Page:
COVID-19: Global alert for new Omicron strain detected in South Africa

The world isolates South Africa. The World Health Organization (WHO) determined yesterday that the new variant of the coronavirus detected in South Africa, which christened Ómicron, it is “risky” and more contagious, in a day in which many States suspended travel.

“The variant has been detected at a faster rate than in previous surges in the number of infections, which could indicate that it has an advantage when it comes to spreading,” the WHO experts stressed.

Although they did not indicate for now whether Ómicron is more or less resistant to vaccines, they did point out that PCR tests appear to continue to be useful.

Before and after the opinion of these experts from the who, the fear of this new variant of coronavirus caused a cascading suspension of travel and restrictions with respect to some South African states.

European Union countries agreed to veto flights to seven southern African countries –Lesotho, Botswana, Zimbabwe, Mozambique, Namibia, and Eswatini— and that European residents who come from them, and who do have the right to enter the EU, undergo testing and quarantine.

The United States, Canada, Brazil, Guatemala, Turkey, Russia, Israel, Morocco, India, Japan and Singapore joined the wave of restrictions.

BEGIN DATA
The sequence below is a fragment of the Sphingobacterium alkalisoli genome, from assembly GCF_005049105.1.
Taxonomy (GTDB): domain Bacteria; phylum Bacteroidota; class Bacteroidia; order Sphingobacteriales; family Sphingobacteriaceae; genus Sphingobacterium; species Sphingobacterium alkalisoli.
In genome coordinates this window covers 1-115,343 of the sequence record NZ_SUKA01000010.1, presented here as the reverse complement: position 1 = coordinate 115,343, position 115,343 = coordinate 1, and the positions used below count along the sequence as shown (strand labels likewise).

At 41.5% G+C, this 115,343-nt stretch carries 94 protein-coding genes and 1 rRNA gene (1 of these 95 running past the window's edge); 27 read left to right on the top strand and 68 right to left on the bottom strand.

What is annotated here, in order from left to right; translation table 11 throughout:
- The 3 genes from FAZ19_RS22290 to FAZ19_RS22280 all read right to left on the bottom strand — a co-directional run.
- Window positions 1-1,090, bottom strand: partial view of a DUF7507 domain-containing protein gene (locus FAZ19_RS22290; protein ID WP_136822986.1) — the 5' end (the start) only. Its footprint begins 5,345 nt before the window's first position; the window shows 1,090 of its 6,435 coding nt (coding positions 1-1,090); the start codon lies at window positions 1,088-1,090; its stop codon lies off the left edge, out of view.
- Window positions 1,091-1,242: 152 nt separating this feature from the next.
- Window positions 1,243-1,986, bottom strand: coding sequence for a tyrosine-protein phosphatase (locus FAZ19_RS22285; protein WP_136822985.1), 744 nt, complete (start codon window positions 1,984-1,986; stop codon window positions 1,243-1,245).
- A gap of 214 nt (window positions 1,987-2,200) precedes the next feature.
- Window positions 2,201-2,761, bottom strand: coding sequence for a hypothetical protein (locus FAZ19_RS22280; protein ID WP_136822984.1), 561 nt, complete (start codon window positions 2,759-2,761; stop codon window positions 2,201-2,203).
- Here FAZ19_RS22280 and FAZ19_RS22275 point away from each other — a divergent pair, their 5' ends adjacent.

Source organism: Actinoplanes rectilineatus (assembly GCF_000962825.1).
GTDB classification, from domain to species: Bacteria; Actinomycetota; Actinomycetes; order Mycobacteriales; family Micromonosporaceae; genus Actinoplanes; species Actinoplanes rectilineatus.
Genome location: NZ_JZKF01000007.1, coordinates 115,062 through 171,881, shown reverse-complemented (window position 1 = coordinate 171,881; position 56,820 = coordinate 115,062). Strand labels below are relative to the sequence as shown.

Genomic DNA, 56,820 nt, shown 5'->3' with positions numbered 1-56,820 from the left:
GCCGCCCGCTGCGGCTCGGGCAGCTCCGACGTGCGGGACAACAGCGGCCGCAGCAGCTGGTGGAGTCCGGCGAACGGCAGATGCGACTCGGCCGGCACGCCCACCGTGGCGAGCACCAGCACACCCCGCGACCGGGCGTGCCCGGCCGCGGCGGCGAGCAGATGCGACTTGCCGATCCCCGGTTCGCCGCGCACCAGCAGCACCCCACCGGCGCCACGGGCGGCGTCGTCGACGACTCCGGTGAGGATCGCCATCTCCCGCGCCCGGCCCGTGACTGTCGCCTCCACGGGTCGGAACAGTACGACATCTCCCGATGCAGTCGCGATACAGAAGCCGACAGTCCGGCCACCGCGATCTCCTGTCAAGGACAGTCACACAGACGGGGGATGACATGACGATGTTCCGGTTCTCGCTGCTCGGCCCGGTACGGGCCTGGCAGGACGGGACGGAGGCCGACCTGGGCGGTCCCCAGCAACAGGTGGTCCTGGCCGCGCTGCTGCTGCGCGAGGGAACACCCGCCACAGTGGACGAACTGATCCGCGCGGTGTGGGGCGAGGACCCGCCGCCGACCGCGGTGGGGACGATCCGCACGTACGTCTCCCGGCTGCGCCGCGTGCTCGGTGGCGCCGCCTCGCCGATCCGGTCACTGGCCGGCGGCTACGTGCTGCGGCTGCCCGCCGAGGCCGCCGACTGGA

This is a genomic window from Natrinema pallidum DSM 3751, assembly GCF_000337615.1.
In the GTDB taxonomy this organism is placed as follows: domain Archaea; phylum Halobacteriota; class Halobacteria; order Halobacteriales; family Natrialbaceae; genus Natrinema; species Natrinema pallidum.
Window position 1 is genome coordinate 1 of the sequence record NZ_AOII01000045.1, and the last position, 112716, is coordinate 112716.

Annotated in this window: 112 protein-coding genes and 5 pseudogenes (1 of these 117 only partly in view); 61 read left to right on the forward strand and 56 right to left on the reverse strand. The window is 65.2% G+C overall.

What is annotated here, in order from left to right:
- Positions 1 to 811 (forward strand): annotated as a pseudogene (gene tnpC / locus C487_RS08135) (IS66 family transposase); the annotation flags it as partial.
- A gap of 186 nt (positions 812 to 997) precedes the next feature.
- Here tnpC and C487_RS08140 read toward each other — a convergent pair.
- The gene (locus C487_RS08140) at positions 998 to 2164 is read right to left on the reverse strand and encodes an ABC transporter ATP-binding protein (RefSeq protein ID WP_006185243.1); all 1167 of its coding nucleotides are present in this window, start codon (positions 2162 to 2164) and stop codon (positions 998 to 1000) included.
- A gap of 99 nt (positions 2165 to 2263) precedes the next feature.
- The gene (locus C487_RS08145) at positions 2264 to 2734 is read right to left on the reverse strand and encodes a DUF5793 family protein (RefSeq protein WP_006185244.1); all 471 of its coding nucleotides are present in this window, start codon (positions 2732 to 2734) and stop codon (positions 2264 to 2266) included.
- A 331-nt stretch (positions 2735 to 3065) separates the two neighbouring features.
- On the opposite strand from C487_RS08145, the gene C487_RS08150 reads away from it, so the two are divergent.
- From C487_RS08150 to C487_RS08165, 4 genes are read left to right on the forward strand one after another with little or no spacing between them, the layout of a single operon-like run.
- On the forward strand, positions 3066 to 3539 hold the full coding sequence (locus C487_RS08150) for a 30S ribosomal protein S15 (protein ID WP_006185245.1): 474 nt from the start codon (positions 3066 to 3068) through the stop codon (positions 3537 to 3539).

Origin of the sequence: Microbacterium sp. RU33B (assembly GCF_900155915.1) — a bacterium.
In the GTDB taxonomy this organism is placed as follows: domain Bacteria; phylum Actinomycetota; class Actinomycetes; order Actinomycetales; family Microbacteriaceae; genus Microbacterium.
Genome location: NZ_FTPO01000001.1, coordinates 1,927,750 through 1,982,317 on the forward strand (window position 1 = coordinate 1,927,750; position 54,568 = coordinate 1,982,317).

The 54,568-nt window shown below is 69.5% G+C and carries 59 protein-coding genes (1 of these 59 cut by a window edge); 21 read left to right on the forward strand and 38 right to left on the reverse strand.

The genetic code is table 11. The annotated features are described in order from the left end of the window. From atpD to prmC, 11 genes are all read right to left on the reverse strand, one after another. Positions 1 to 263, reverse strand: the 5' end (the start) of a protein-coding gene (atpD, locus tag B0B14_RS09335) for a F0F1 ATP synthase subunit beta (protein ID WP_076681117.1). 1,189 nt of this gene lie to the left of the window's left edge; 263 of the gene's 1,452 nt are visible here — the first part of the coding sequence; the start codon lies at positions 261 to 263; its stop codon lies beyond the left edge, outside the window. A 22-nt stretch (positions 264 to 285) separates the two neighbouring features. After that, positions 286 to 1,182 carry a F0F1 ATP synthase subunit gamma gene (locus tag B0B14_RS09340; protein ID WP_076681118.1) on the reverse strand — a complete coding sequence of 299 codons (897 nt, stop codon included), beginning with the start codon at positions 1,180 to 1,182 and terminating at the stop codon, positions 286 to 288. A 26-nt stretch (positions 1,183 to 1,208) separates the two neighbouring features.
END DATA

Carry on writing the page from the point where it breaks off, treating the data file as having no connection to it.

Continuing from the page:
COVID-19 has rocked the world for two years since it was first identified in China, infecting nearly 260 million people and officially killing 5.4 million.

A Hong Kong epidemiologist says it may be too late to tighten restrictions. “Most likely this virus is already elsewhere. So if we close the door now, it will probably be too late,” said Ben Cowling of the University of Hong Kong. Belgium identified the first case from Europe, joining Botswana, Israel and Hong Kong.

The variant has a spike protein that is dramatically different from the original coronavirus the vaccines are based on, the UK reported.




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